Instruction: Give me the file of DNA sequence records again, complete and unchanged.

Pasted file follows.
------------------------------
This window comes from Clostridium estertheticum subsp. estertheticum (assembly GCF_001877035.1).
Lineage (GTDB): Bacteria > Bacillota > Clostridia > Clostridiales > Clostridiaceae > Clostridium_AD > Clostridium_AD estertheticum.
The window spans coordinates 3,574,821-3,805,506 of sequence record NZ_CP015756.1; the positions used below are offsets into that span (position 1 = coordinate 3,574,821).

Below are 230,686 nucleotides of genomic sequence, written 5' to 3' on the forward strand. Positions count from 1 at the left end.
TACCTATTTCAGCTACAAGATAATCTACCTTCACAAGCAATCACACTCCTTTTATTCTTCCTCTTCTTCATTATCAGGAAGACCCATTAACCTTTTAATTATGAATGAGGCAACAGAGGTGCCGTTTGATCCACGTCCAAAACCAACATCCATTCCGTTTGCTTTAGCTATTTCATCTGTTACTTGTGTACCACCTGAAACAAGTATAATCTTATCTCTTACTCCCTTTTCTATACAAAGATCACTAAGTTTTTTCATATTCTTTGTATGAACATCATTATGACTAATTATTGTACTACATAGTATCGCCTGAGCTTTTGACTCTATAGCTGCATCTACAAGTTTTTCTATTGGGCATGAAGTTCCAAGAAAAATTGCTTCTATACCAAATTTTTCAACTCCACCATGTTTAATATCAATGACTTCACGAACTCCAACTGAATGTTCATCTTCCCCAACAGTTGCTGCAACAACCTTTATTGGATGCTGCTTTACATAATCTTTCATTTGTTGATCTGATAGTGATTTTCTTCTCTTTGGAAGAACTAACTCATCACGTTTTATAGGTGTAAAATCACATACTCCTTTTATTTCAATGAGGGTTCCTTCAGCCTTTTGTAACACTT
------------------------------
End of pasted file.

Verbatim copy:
This window comes from Clostridium estertheticum subsp. estertheticum (assembly GCF_001877035.1).
Lineage (GTDB): Bacteria > Bacillota > Clostridia > Clostridiales > Clostridiaceae > Clostridium_AD > Clostridium_AD estertheticum.
The window spans coordinates 3,574,821-3,805,506 of sequence record NZ_CP015756.1; the positions used below are offsets into that span (position 1 = coordinate 3,574,821).

Below are 230,686 nucleotides of genomic sequence, written 5' to 3' on the forward strand. Positions count from 1 at the left end.
TACCTATTTCAGCTACAAGATAATCTACCTTCACAAGCAATCACACTCCTTTTATTCTTCCTCTTCTTCATTATCAGGAAGACCCATTAACCTTTTAATTATGAATGAGGCAACAGAGGTGCCGTTTGATCCACGTCCAAAACCAACATCCATTCCGTTTGCTTTAGCTATTTCATCTGTTACTTGTGTACCACCTGAAACAAGTATAATCTTATCTCTTACTCCCTTTTCTATACAAAGATCACTAAGTTTTTTCATATTCTTTGTATGAACATCATTATGACTAATTATTGTACTACATAGTATCGCCTGAGCTTTTGACTCTATAGCTGCATCTACAAGTTTTTCTATTGGGCATGAAGTTCCAAGAAAAATTGCTTCTATACCAAATTTTTCAACTCCACCATGTTTAATATCAATGACTTCACGAACTCCAACTGAATGTTCATCTTCCCCAACAGTTGCTGCAACAACCTTTATTGGATGCTGCTTTACATAATCTTTCATTTGTTGATCTGATAGTGATTTTCTTCTCTTTGGAAGAACTAACTCATCACGTTTTATAGGTGTAAAATCACATACTCCTTTTATTTCAATGAGGGTTCCTTCAGCCTTTTGTAACACTT